On the high plateau for the Cambrian Mountains, near the remote Teifi Pools, one of Ceredigion's secret waterfalls cascades into a tranquil pool, where, legend has it, a giant used to wash his hands.
Devil's Bridge Falls and the woodlands of the Rheidol
The legend of the bridges over the falls at Devil's Bridge and the dramatic setting have drawn visitors to admire the falls at Devil's Bridge for many centuries. William Wordsworth, like many other visitors, in awe of the famous waterfalls at Devil's Bridge, asked:
How art thou named? In search of what strange land,
From what huge height, descending?
The features of the dramatic wooded gorge and series of cascades have been given evocative names by visitors trying to describe their experience of this sublime environment including Devil's Punchbowl, Robbers Cave and Jacob's Ladder.
Glimpse some of the falls on the Ystwyth river through the trees as you approach Devil's Bridge by steam train with the Vale of Rheidol Railway - a dramatic trip along the steep slopes of the Rheidol valley to Devil's Bridge.
You can stop at one or more of the railway stations and halts on the Vale of Rheidol Railway and enjoy woodland walks, rejoining the railway to complete your journey. Stop at Aberffrwd to see the wier below the Rheidol reservoir or ask the railway guard for a request stop at Rheidol Falls so that you can visit the falls further up the valley.
Hafod and the woodlands of the Ystwyth
Not far from Devil's Bridge is Hafod - a woodland estate developed on 'Picturesque' design principles by Thomas Johnes. Earth and water were literally moved to create some of the seemingly wild and natural vistas, and walks designed to delight and thrill 18th century visitors have been restored for us to enjoy today.
The gateway to the Hafod Estate was near the col known as Pen-bwlch-bod-coll - ‘the head of the pass of lost existence’. Here, Thomas Johnes had a stone arch built in 1810 to mark the Golden Jubilee of King George III .
From the car park and picnic site at The Arch, there are three circular walking trails through beech trees planted over 200 years ago by Thomas Johnes of Hafod. The Panorama walk, as it's name suggests, opens out onto wide vistas towards the mountains beyond.
Ceredigion's more recent plantations provide good, sheltered walks, with vistas opening up to reward you before you turn for home, such as at Coed Maenarthur (Arthur's stone woods) on the other side of the Miners Bridge at Pontrhydygroes, near the Hafod estate.
The waterfalls of the Teifi
At Cenarth, where the bridge has large, circular holes between its arches to allow floodwater to pass through them, there's a watermill on the edge of the falls, which for many years made use of the power of the water. Today is makes for a picturesque setting and a pretty picnic spot, and a place to look out for salmon leaping over the falls.
Upstream from Cenarth are Henllan Falls, where the Teifi tumbles through a wooded gorge before slowing to meander though meadows. A circular route loops under the Teifi Valley Railway towards the gorge of the Afon Cynllo, and returns to the river through Henllan village.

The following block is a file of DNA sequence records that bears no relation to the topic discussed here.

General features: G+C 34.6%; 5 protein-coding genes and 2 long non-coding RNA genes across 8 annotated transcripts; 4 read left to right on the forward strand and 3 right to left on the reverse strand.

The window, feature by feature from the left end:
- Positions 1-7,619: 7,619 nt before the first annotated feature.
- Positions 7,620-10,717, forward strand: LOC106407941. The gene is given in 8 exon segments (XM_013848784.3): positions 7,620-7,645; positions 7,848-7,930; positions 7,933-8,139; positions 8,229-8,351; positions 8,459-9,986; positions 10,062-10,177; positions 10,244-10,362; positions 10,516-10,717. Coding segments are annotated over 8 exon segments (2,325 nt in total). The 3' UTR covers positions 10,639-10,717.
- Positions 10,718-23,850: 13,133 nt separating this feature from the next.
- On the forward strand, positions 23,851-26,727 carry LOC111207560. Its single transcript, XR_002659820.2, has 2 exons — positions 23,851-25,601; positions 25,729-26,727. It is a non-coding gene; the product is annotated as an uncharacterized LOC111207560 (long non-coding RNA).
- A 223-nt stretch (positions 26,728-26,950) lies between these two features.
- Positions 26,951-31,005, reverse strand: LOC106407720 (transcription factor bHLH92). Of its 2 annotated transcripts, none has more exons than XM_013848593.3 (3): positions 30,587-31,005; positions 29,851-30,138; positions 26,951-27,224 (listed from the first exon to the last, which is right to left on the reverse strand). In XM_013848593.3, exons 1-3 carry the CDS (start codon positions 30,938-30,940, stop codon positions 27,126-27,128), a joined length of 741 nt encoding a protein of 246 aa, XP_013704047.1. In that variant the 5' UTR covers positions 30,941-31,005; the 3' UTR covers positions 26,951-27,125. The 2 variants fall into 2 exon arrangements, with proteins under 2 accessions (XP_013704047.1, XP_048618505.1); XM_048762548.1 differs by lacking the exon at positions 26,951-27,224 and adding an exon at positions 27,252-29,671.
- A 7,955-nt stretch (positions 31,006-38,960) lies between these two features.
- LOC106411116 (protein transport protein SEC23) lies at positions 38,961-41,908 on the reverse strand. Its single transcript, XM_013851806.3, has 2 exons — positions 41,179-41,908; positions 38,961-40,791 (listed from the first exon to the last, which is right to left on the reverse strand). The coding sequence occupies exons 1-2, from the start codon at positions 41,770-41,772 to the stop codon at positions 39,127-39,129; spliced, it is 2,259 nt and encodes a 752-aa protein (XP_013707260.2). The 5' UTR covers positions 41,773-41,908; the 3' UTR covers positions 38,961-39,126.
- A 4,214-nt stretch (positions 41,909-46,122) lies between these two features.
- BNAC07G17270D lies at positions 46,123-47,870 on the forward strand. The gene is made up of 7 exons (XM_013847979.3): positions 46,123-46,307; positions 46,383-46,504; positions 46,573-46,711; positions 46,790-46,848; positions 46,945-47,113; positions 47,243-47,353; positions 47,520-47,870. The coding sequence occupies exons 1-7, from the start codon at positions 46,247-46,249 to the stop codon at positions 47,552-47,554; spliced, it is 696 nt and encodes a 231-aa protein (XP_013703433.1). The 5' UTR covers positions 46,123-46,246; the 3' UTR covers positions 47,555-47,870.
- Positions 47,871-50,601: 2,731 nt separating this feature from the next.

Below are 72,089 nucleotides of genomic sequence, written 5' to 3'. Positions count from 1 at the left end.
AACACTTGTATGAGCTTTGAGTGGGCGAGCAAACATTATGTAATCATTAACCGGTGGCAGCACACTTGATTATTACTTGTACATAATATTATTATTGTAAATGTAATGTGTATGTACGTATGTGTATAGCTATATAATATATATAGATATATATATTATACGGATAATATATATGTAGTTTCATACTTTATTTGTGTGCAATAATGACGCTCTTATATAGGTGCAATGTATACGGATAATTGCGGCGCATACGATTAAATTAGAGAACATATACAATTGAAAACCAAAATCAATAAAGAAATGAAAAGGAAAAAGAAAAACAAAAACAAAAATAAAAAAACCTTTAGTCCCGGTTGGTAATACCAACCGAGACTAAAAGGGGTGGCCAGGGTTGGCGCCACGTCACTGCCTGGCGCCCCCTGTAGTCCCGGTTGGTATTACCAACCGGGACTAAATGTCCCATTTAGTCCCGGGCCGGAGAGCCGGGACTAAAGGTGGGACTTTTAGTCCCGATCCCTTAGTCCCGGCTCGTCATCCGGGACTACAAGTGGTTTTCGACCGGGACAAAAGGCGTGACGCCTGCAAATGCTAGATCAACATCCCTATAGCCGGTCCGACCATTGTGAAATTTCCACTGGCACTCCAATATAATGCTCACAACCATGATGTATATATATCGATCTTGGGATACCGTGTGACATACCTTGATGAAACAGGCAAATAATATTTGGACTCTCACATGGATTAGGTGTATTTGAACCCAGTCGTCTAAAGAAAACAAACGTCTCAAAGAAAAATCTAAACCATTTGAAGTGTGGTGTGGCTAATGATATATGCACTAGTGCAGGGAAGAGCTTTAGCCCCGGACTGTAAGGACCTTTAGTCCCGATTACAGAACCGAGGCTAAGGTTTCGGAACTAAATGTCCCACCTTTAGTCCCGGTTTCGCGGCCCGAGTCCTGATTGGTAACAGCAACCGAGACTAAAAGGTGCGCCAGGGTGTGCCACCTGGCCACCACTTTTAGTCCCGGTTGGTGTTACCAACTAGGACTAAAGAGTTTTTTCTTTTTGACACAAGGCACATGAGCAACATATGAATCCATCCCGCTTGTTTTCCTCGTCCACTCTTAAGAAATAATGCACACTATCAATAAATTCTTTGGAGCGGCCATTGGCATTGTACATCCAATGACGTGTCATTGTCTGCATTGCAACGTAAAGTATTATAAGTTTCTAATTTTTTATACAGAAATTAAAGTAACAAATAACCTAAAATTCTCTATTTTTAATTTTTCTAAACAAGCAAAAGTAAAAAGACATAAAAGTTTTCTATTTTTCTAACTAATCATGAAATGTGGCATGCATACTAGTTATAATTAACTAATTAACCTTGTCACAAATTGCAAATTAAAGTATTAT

You don’t have to get your feet wet when you visit Ceredigion's very special wetland reserves – there are boardwalks that will take you out to the heart of our raised bogs where you can enjoy the unique atmosphere of this amazing landscape. The three raised bogs of the Cors Caron National Nature Reserve, at just over 2,000 acres, fill the valley of the upper Teifi river between Tregaron and Pontrhydfendigaid. One of the finest examples of raised peat bogs in lowland Britain, Cors Caron is recognised internationally as an important wetland reserve.
Cors Caron is also known as Cors Goch Glanteifi - the red bog of the Teifi riverside - for the distinctive red hue of its vegetation - sedges, carpets of sphagnum moss, dotted with the delicate, yellow flowered bog asphodel, flag iris and insect consuming sundew. This is the habitat of Ceredigion's 'county flower' too - the pretty heather like, bog rosemary (andromeda polifolia). These and other plant materials form the basis of the deep reserves of peat that have built up over the last 2,000 years, forming gentle dome shaped forms, which are still growing behind a glacial moraine, which the river Teifi has breached.
Ceredigion's other internationally recognised peat bog, Cors Fochno, lies along the rive Leri, near the coast between Borth and Ynyslas, at the heart of the Dyfi Biosphere. Cors Fochno is the largest expanse of primary near-natural raised bog in lowland Britain, and forms part of the Dyfi Ynyslas National Nature Reserve. Join one of the regular visits onto the bog with reserve wardens to learn about its plants, mammals and rare amphibians as well as archaeology and modern water management.
Woodland and riverside glades
Bluebells and wild garlic in spring, cool shelter in summer and colourful autumn foliage and fungi in autumn - savour the sounds, smells and colours of the changing seasons on a woodland walk in Ceredigion. Many of Ceredigion's broadleaved woodland are at least 500 years old in origin, with sessile oak, birch, rowan and hazel as well as a variety of mosses, fern and lichens enjoying the pure air and cool shade.
Coed Einion waterfalls at Eglwysfach and Coed Rheidol woods and gorge in the Rheidol Valley are both Special Areas of Conservation for their special 'celtic rainforest' which are rich in lichens, bryophites, mosses and ferns.